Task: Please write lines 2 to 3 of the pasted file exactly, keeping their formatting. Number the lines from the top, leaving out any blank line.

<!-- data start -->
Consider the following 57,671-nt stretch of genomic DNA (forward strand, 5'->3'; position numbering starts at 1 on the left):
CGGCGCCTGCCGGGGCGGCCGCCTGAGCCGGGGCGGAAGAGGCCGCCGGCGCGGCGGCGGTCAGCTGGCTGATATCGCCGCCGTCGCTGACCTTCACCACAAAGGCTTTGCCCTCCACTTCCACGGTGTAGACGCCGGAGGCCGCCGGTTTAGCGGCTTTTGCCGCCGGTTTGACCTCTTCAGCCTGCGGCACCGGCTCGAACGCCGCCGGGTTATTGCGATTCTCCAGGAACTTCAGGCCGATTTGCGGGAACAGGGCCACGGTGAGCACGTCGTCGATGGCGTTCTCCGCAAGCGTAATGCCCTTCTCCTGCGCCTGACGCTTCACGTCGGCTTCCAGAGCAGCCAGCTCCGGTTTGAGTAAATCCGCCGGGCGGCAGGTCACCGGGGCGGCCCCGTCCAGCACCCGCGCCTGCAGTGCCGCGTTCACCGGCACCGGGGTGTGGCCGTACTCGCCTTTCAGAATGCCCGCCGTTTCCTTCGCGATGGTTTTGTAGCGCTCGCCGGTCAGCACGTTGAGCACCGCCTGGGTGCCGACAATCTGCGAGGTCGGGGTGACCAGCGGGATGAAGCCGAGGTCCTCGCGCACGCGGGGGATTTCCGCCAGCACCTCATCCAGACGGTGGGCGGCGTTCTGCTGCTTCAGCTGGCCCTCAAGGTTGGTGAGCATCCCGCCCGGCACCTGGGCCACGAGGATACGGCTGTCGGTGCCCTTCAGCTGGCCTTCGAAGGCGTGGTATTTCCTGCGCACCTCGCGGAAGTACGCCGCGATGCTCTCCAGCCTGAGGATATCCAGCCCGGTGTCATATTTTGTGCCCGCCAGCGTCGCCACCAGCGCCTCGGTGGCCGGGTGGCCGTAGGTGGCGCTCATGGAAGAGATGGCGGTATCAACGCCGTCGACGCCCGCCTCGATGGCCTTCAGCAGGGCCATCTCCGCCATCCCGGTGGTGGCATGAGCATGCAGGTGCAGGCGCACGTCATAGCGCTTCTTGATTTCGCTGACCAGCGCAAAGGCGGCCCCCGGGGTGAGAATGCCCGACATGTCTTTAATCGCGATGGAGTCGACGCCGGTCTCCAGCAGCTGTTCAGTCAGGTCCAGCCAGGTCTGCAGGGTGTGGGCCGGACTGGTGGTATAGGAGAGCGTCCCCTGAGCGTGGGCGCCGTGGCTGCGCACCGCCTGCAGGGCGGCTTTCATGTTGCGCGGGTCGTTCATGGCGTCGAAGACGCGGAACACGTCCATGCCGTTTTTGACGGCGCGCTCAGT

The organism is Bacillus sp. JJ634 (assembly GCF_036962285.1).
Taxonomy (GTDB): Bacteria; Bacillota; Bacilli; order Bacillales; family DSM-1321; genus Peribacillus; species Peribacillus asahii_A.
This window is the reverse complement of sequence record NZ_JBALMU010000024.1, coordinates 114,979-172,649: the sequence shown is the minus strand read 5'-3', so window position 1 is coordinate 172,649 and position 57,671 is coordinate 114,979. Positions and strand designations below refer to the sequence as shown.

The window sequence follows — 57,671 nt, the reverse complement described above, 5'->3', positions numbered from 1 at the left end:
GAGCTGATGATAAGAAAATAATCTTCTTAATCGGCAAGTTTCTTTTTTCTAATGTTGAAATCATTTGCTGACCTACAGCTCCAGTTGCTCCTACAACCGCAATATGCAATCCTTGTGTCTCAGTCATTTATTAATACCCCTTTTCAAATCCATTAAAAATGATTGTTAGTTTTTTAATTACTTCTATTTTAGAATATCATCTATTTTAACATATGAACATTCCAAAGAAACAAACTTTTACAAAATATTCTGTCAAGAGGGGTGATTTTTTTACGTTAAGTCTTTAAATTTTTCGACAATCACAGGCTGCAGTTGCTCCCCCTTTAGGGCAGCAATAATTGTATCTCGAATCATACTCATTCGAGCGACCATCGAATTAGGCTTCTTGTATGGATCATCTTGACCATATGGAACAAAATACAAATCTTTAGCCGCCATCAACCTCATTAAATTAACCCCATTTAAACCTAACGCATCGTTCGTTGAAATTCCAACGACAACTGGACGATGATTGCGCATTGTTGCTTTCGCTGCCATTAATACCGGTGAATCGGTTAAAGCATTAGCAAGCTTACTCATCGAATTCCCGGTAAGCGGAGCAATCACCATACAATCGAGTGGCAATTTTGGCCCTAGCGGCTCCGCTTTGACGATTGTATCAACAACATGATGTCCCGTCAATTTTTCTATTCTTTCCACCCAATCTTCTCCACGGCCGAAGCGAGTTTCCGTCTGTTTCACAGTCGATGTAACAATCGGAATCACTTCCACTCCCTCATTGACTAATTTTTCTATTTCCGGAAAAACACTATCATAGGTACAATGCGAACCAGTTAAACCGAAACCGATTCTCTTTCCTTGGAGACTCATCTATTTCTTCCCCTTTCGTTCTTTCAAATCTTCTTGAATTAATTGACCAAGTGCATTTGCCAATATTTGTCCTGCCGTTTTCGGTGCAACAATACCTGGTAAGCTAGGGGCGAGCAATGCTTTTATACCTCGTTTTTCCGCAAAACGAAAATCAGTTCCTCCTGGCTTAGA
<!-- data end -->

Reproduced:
CGGCGCCTGCCGGGGCGGCCGCCTGAGCCGGGGCGGAAGAGGCCGCCGGCGCGGCGGCGGTCAGCTGGCTGATATCGCCGCCGTCGCTGACCTTCACCACAAAGGCTTTGCCCTCCACTTCCACGGTGTAGACGCCGGAGGCCGCCGGTTTAGCGGCTTTTGCCGCCGGTTTGACCTCTTCAGCCTGCGGCACCGGCTCGAACGCCGCCGGGTTATTGCGATTCTCCAGGAACTTCAGGCCGATTTGCGGGAACAGGGCCACGGTGAGCACGTCGTCGATGGCGTTCTCCGCAAGCGTAATGCCCTTCTCCTGCGCCTGACGCTTCACGTCGGCTTCCAGAGCAGCCAGCTCCGGTTTGAGTAAATCCGCCGGGCGGCAGGTCACCGGGGCGGCCCCGTCCAGCACCCGCGCCTGCAGTGCCGCGTTCACCGGCACCGGGGTGTGGCCGTACTCGCCTTTCAGAATGCCCGCCGTTTCCTTCGCGATGGTTTTGTAGCGCTCGCCGGTCAGCACGTTGAGCACCGCCTGGGTGCCGACAATCTGCGAGGTCGGGGTGACCAGCGGGATGAAGCCGAGGTCCTCGCGCACGCGGGGGATTTCCGCCAGCACCTCATCCAGACGGTGGGCGGCGTTCTGCTGCTTCAGCTGGCCCTCAAGGTTGGTGAGCATCCCGCCCGGCACCTGGGCCACGAGGATACGGCTGTCGGTGCCCTTCAGCTGGCCTTCGAAGGCGTGGTATTTCCTGCGCACCTCGCGGAAGTACGCCGCGATGCTCTCCAGCCTGAGGATATCCAGCCCGGTGTCATATTTTGTGCCCGCCAGCGTCGCCACCAGCGCCTCGGTGGCCGGGTGGCCGTAGGTGGCGCTCATGGAAGAGATGGCGGTATCAACGCCGTCGACGCCCGCCTCGATGGCCTTCAGCAGGGCCATCTCCGCCATCCCGGTGGTGGCATGAGCATGCAGGTGCAGGCGCACGTCATAGCGCTTCTTGATTTCGCTGACCAGCGCAAAGGCGGCCCCCGGGGTGAGAATGCCCGACATGTCTTTAATCGCGATGGAGTCGACGCCGGTCTCCAGCAGCTGTTCAGTCAGGTCCAGCCAGGTCTGCAGGGTGTGGGCCGGACTGGTGGTATAGGAGAGCGTCCCCTGAGCGTGGGCGCCGTGGCTGCGCACCGCCTGCAGGGCGGCTTTCATGTTGCGCGGGTCGTTCATGGCGTCGAAGACGCGGAACACGTCCATGCCGTTTTTGACGGCGCGCTCAGT

The organism is Bacillus sp. JJ634 (assembly GCF_036962285.1).